Q: But what about those 50 million who donít pay any taxes? Nothing for them?

A: Well, itís focused on jobs. What you want to do is provide the incentives to help companies to be create new jobs. Obviously, the best antidote to having an economic slowdown is growth in the business sector, creating jobs, and that generates more income for everybody. But for those that are not paying any taxes at all, simply writing a check doesnít seem to me to be the right course to follow.

Source: 2008 Fox News interview: ďChoosing the PresidentĒ series , Jan 20, 2008

Vetoed $220K for state-run homelessness projects

Budget Item 7004-3036 was reduced by the Governor from $1,221,925 to $1,000,000; the Governor disapproved $141,000 for Just-A-Start housing stabilization conflict management services, a program to prevent homelessness; and $80,925 for the Central Massachusetts Housing Alliance. A vote of YES would override the Governorís veto and fund the two programs.
Source: MassScorecard.org Voting Record Bill H.4001; passed 143-8 , Jul 14, 2005

Vetoed studying how MA can overcome federal workfare rules

The governor vetoed the part of Budget Item 1599-4408 which authorized a study on potential state responses to federal welfare rule changes. The study would propose methods to maintain existing welfare coverage when federal changes reduced such coverage.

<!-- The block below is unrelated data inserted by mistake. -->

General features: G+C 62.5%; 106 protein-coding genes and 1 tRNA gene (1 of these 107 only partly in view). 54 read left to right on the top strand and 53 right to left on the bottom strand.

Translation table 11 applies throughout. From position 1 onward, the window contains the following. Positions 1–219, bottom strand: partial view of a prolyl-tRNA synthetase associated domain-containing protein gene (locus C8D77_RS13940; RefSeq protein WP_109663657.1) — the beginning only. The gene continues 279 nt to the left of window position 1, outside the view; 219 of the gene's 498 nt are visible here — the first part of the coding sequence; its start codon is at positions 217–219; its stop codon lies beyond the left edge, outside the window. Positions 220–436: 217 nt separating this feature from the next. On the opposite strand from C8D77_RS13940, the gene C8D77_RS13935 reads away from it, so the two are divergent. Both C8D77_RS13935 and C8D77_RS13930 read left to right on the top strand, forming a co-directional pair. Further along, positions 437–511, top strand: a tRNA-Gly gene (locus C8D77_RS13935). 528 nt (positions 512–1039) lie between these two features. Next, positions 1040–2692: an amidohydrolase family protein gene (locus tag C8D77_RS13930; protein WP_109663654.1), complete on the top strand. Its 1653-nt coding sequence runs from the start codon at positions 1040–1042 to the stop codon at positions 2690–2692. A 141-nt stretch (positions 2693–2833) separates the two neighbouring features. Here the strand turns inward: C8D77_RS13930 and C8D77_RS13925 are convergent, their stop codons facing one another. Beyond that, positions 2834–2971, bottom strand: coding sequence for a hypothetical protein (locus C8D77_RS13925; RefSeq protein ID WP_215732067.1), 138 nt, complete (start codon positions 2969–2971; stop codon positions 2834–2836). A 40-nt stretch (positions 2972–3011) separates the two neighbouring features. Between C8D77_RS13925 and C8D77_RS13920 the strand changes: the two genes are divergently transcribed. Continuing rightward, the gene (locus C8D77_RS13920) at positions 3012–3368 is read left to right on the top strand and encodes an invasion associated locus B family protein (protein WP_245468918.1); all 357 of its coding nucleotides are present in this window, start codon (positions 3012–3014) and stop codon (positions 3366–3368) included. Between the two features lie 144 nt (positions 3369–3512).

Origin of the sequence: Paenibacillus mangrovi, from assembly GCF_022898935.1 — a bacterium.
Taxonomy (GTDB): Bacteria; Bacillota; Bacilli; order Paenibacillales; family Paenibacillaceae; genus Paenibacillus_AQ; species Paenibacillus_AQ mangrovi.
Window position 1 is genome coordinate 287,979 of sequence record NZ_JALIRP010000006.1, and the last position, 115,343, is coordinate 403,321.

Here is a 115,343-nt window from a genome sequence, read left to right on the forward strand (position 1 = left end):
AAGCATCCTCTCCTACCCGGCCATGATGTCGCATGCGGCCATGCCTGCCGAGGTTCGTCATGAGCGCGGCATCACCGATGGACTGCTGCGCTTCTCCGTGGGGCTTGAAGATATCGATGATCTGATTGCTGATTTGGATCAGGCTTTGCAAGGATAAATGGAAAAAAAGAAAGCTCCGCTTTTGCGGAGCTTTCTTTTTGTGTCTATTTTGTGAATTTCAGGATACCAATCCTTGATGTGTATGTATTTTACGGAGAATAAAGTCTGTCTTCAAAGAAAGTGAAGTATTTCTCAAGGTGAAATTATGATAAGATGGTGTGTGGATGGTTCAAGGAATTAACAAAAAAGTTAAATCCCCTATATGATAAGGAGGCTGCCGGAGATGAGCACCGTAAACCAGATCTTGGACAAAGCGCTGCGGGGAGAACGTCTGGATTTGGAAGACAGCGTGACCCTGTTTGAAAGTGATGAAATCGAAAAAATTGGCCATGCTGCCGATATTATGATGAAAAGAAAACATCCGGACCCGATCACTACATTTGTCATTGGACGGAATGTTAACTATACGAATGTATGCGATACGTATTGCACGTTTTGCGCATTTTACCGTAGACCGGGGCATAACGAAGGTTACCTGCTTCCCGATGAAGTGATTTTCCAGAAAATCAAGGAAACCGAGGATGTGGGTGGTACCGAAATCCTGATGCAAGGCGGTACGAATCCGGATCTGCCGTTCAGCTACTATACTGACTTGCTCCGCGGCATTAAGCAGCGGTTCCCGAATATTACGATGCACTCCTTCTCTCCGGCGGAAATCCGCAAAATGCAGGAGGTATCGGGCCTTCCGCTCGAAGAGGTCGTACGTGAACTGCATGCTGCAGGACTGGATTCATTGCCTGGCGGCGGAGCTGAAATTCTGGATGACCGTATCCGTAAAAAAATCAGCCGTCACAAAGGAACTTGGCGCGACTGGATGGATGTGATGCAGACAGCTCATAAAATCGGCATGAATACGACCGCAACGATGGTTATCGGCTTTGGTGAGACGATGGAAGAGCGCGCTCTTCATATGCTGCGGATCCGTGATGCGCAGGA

Source: MassScorecard.org Voting Record roll call 93, passed 130-19 , Jul 14, 2005

Faith-based programs to provide social services

Governor Mitt Romney has created a special office to help faith-based groups in Massachusetts land more federal money, and he appointed his wife, Ann, to lead it. Romney endorsed faith-based programs yesterday as a means to provide social services and said he wanted to step up the state's efforts to help religious groups and charities attract federal help.

Critics of the faith-based effort warn that Romney's move bolsters President Bush's attempt to get more federal dollars to religious organizations carrying out social services, a policy they say is eroding the traditional division between church and state. ''The Bush administration is trying to break down the church-state wall and give public money to the churches without the legal safeguards that ought to be in place," said one critic.

Faith-based organizations apply directly for the federal grants, but Romney said the state can assist groups in the application process.

Source: By Frank Phillips, Boston Globe, "Faith-Based" , Jun 29, 2005

Would require welfare recipients to work

Romney suggested three policy changes: requiring welfare recipients to go to work immediately; eliminating capital gains taxes for firms that invest in inner-city enterprise zones and awarding tax credits for hiring poor residents of those areas; and imposing a crime crackdown with tough mandatory minimum sentences.
Source: Anthony Flint in Boston Globe on 2012 Presidential race , Nov 1, 1994

Other candidates on Welfare & Poverty: Mitt Romney on other issues:
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Bill Weld
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Don Berwick
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Marty Walsh
Richard Tisei
Seth Moulton
Setti Warren
Shiva Ayyadurai
Sonia Chang-Diaz
Steve Grossman
Tom Menino
Warren Tolman